To the Editor:
Joseph Epstein, a writer I highly esteem, is mistaken when he writes in “Friendship Among the Intellectuals” [July-August] that Jean-Paul Sartre and Albert Camus “broke up their friendship over Camus’s The Myth of Sisyphus.” The two French writers did indeed split over one of Camus’s books, but it was in fact L’Homme Révolté or The Rebel (1951).
The distinction is significant because The Myth of Sisyphus, which deals philosophically with suicide versus the acceptance of life, was published in 1942, at the very beginning of the friendship that united Camus and Sartre against the Nazi occupation. The friendship deteriorated during the early years of the cold war, and ended for good with the publication of The Rebel, the work that argued “against political utopianism.” Toward the end of his life, Sartre would reflect somewhat sadly that Camus was “the last good friend I had.”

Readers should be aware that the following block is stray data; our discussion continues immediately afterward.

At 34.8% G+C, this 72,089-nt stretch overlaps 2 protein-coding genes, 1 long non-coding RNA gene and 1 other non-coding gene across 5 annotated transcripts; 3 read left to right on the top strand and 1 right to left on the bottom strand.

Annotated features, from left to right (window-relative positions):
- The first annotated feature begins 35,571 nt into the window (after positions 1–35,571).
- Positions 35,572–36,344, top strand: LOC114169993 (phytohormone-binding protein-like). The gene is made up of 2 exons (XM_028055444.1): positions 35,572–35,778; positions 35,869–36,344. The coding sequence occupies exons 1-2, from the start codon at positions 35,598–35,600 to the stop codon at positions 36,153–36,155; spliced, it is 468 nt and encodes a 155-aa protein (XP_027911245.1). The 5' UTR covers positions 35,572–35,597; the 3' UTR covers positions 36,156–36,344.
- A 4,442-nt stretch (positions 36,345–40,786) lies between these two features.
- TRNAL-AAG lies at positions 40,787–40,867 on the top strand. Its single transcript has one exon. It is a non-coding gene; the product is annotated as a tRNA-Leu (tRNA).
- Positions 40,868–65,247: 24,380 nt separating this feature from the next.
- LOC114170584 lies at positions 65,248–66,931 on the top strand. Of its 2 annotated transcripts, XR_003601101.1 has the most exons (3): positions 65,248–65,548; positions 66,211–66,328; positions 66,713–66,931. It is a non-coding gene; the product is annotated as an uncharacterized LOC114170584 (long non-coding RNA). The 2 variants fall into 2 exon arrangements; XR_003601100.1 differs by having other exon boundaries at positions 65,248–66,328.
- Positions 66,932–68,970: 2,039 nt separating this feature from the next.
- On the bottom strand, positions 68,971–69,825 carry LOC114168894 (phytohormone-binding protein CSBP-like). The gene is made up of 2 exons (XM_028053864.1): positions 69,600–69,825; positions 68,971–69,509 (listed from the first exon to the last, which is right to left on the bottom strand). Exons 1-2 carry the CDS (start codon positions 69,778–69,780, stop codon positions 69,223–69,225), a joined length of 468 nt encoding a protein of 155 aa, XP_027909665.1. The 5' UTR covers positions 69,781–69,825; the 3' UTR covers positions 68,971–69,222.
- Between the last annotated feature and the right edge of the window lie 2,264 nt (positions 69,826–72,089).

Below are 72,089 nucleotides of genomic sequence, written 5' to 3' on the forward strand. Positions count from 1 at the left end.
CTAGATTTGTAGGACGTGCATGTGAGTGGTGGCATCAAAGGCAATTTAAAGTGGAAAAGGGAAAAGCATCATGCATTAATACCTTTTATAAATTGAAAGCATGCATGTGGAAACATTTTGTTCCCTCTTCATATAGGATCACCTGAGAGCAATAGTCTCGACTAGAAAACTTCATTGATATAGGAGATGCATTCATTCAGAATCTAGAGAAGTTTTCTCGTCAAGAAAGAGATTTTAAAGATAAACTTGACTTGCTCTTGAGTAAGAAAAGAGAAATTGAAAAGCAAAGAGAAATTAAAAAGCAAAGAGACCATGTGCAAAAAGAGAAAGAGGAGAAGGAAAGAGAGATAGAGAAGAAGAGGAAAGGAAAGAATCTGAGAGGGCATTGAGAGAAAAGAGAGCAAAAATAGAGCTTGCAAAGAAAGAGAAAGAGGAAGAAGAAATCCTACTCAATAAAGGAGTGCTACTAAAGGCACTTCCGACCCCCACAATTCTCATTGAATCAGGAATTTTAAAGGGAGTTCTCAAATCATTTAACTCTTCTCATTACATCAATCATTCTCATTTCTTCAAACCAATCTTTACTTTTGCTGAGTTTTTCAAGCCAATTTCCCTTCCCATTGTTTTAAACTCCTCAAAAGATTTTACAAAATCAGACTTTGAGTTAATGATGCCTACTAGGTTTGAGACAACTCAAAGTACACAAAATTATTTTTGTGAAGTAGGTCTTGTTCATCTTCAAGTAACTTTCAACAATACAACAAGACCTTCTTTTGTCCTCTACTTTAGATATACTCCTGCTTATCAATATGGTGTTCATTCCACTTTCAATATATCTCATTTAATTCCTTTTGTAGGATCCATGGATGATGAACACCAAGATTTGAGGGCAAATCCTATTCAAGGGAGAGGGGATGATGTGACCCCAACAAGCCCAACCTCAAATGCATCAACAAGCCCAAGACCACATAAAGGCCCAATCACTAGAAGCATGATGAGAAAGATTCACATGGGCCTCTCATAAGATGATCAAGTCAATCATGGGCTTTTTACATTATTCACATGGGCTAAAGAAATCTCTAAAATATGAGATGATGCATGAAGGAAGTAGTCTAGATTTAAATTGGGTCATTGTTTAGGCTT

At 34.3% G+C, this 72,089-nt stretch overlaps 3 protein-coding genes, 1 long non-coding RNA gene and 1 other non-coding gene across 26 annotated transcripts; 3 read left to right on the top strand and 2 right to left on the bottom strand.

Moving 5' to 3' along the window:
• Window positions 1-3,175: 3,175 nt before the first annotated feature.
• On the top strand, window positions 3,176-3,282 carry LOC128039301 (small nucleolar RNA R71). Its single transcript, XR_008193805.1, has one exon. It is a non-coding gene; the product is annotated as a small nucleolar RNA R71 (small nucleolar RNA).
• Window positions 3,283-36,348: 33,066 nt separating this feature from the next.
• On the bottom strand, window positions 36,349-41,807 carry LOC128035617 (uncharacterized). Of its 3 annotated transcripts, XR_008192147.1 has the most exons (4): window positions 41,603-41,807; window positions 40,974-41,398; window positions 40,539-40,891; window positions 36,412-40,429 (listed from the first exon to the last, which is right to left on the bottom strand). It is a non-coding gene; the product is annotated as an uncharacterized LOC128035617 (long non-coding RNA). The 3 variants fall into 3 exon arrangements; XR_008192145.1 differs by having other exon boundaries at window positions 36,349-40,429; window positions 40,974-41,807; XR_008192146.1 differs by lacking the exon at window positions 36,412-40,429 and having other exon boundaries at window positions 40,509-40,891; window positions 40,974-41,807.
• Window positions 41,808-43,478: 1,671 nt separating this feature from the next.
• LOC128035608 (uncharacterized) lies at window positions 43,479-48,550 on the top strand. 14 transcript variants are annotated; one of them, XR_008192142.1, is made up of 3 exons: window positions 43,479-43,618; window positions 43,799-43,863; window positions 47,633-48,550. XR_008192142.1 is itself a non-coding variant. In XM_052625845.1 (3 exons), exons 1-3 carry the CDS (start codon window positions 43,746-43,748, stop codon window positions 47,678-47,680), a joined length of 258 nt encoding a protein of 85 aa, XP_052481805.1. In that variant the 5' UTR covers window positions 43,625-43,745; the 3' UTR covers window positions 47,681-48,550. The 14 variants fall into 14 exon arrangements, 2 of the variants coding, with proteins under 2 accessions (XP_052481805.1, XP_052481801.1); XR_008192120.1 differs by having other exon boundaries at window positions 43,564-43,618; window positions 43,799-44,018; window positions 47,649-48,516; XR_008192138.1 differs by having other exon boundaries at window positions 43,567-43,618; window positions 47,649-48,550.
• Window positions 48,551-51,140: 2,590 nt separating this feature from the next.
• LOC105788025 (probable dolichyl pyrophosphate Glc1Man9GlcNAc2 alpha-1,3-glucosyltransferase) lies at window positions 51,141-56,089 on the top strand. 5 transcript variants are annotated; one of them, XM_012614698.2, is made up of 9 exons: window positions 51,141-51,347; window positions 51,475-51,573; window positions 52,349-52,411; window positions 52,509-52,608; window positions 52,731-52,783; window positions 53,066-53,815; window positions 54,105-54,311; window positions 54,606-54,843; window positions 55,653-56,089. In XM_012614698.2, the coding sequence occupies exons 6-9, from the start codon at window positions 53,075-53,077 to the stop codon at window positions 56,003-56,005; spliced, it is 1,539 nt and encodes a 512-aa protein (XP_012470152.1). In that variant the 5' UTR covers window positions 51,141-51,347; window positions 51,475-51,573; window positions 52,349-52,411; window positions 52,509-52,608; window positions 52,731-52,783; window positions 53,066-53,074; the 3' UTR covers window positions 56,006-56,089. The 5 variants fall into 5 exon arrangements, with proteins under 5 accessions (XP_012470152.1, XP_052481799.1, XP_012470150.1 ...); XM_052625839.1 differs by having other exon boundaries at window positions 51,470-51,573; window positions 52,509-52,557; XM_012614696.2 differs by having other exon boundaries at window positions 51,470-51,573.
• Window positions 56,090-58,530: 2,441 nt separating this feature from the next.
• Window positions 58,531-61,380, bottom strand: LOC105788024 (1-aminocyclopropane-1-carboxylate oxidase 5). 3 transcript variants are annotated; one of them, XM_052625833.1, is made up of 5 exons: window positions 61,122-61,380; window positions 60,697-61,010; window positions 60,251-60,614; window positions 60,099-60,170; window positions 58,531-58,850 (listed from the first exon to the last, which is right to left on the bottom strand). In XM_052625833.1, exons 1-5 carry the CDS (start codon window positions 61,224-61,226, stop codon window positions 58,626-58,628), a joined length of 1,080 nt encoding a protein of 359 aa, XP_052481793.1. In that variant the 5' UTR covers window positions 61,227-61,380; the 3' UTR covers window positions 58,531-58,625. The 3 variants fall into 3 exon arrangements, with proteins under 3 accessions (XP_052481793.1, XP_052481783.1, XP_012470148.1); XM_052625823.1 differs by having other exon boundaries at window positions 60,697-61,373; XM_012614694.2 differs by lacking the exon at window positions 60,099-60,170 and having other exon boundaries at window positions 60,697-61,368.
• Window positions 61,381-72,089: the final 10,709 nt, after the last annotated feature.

I might mention in passing that around the same time as the falling out with Camus, Sartre broke with another notable anti-Communist, Arthur Koestler, over Sartre’s embrace of the Soviet Union, yet Koestler was still perfectly willing to continue seeing him for lunch. Simone de Beauvoir records in her memoirs that Koestler said, “Just because we don’t agree politically, it doesn’t mean we can’t be friends”—to which Sartre brusquely replied, “Yes, it does,” snapping his appointment book shut. It is amusing to note that this may be the only instance in which Norman Podhoretz (another of Mr. Epstein’s subjects) and Jean-Paul Sartre ever saw eye-to-eye.
Whitestone, New York
Joseph Epstein writes:
I thank Robert Nason for his graceful correction.